And finally having students feedback from thinking skills from a previous blog post
9 Practical Strategies for thinking
Get in the habit of asking “Is thinking visible here?” are
thoughts being aired, justified, evaluated? Who is doing the thinking?
Using no hands up and Pose Pause Pounce Bounce outlined by
@teachertoolkit here is a good way of directing the thinking and adding
your own contributions.
Ask “Is the language of thinking being used here (A great overview is given by the ASCD here ) but key words are ; compare, analyse, predict, evaluate, speculate
Are your students asking questions? If not make them ideally use Socratic Questions R.W. Paul’s six types of Socratic questions are an interesting place to start:
1. Questions for clarification:
Why do you say that?
How does this relate to our discussion?
“Are you going to include diffusion in your mole balance equations?”
2. Questions that probe assumptions:
What could we assume instead?
How can you verify or disapprove that assumption?
“Why are neglecting radial diffusion and including only axial diffusion?”
3. Questions that probe reasons and evidence:
What would be an example?
What is….analogous to?
What do you think causes to happen…? Why:?
“Do you think that diffusion is responsible for the lower conversion?”
4. Questions about Viewpoints and Perspectives:
What would be an alternative?
Is there another way to look at it?
Would you explain why it is necessary or beneficial, and who benefits?
Why is ‘x’ the best?
What are the strengths and weaknesses of…?
How are…and …similar?
What is a counterargument for…?
“With all the bends in the pipe, from an industrial/practical standpoint, do you think diffusion will affect the conversion?”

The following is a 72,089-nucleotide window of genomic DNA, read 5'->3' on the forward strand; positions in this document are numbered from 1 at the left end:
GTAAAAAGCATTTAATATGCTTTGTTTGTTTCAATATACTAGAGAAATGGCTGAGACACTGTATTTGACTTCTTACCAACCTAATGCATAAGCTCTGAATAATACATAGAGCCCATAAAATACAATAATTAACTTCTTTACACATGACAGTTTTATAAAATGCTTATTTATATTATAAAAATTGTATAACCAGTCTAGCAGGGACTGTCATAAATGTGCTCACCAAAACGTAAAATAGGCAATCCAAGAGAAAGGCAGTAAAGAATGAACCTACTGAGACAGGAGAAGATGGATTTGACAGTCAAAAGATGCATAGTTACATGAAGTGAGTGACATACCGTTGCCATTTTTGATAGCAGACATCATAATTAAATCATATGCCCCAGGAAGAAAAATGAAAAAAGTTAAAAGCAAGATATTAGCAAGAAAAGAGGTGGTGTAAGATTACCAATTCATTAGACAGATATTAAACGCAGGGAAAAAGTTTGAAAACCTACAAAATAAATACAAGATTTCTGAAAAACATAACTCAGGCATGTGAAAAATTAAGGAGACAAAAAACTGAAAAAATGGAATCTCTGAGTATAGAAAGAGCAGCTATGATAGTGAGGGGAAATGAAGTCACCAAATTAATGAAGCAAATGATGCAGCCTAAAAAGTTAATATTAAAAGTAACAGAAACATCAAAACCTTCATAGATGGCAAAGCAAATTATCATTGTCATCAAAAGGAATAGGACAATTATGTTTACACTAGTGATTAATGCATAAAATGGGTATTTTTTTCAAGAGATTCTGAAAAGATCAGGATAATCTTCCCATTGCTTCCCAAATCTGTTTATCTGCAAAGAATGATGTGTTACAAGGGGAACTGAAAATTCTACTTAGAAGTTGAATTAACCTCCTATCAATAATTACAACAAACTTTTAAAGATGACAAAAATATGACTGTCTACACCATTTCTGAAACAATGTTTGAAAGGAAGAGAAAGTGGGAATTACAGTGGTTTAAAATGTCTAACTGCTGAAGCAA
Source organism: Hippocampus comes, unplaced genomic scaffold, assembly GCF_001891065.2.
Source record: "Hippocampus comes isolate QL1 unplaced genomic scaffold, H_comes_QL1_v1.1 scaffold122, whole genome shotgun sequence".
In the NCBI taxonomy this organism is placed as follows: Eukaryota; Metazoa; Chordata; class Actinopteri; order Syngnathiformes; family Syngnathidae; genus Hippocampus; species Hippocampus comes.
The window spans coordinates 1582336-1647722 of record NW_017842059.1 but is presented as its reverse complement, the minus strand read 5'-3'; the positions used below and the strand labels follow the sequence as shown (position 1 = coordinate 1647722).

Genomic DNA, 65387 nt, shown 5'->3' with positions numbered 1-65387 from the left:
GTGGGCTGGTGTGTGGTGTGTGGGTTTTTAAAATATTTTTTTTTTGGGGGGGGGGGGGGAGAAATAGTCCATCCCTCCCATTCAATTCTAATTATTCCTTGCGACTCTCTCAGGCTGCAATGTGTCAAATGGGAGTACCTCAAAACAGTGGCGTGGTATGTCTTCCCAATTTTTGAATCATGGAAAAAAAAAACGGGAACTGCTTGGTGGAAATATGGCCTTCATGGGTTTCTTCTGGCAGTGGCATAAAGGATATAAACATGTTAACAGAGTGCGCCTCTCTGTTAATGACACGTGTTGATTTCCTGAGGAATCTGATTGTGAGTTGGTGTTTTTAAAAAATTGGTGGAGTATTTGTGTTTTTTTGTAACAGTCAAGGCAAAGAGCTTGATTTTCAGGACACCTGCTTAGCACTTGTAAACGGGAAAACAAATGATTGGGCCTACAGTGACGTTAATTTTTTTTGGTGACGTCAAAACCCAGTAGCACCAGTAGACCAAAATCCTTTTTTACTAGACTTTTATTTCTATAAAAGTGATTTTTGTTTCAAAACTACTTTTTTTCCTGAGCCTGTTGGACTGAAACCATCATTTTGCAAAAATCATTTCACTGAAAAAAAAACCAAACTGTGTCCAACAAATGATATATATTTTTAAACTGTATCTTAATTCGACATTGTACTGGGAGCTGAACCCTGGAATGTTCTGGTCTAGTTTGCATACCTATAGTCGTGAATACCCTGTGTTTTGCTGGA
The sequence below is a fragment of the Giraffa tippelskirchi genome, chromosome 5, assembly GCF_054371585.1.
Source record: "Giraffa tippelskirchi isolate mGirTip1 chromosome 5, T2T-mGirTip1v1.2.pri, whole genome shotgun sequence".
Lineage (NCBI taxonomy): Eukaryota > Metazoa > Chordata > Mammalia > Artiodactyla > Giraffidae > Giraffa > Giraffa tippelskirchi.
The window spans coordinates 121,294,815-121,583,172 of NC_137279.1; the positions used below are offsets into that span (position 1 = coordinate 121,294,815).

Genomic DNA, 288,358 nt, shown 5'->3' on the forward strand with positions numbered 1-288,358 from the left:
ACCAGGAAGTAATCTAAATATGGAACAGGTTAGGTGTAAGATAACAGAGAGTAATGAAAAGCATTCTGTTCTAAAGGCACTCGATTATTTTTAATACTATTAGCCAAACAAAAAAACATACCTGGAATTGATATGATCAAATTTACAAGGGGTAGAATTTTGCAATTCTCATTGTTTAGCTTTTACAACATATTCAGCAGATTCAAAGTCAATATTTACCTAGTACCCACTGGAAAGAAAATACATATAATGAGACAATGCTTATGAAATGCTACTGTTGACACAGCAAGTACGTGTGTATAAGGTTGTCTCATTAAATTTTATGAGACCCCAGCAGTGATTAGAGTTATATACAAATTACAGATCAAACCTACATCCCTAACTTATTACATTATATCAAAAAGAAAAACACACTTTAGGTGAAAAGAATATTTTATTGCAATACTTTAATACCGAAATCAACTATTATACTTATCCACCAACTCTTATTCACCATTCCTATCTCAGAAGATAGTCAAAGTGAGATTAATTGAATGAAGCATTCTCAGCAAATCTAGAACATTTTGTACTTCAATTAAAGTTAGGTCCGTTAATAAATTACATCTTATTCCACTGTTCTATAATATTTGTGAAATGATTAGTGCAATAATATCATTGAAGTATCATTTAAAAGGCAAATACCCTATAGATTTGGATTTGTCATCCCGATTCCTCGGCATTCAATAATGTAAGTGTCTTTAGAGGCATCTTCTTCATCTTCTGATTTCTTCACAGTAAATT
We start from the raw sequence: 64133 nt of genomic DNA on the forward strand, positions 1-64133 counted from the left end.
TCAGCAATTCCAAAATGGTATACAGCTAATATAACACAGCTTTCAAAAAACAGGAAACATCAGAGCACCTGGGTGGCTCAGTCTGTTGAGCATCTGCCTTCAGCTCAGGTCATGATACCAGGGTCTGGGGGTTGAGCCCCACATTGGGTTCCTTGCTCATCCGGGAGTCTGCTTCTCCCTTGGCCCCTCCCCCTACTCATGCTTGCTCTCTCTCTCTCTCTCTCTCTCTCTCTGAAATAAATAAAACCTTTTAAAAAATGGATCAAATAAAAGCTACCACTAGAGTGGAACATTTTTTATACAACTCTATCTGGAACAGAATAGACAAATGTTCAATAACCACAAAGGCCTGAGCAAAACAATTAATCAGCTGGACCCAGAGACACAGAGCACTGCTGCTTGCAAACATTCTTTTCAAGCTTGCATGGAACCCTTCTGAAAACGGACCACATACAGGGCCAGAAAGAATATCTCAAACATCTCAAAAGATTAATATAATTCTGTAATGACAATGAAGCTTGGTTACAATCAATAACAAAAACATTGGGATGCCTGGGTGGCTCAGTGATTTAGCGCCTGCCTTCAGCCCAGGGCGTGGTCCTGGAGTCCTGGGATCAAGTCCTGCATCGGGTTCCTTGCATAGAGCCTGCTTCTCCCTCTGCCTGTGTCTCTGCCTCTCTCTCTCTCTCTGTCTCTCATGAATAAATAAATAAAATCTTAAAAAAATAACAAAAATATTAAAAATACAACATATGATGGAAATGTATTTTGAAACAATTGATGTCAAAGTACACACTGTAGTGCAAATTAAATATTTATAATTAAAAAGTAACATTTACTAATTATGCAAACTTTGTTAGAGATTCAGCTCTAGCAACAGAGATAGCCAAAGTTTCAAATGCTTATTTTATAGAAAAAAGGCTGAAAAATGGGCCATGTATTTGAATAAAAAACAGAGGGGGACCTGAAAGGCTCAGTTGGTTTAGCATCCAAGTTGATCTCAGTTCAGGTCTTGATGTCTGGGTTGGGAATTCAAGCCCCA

5. Questions that probe implications and consequences:
What generalisations can you make?
What are the consequences of that assumption?
What are you implying?
How does…tie in with what we learned before?
“How would our results be affected if neglected diffusion?”
6. Questions about the question:
What was the point of this question?
Why do you think I asked this question?
How does…apply to everyday life?
“Why do you think diffusion is important?”
Use Thinking Routines. These are summarised from the Harvard Website on Visible Thinking here .
4. Think /Pair /Share – Individuals are given a situation and asked “What is going on here?” “What makes you say that?” Then they are asked to pair up and compare their views with their partner. They are then asked to agree and share with others their thoughts
5. Fairness routine – Given a situation or dilemma. “Who might be affected by this? Who might care? What might their viewpoint be ? (This can also be used in a historical context in taking the prevailing views of the time about slavery, witchcraft etc.)
6. Circle of Viewpoints – Students are asked to put across opposing viewpoints for a dilemma or a decision. The structure is I am thinking … topic … from the point of view of ……. . I think … (give view of that person with a justification) . A question that my view generates is ….. They then do the same for as many characters as appropriate to the task
7. Claim/support/question – A way of structuring ideas . What is your claim? What supports your claim? What may be questioned about your claim?
8. Reporters Notebook – A very powerful technique in this world of political spin this puts things in context for analysis
Identify the story/situation/dilemma
What are the facts? what are the events? ie what do we really know?
What are the thoughts/feelings of the parties?
What more information do you need?
What is your judgement and why?
9. Traffic Lighting – Ideal for analysing newspapers for bias. Using different coloured highlighters
Red – Highlight strong – Sweeping statements, beliefs, feelings, self interest, one sided arguments, uncorroborated claims
Amber – Highlight milder versions of the red claims
Green – Highlight the facts or strongly evidenced claims
I hope you enjoyed this article, even if it is a little long…
If you would like to see me personally, or even attend one of my courses with Dragonfly Training have a look at the website by clicking the link here: http://bit.ly/1oJ6NaN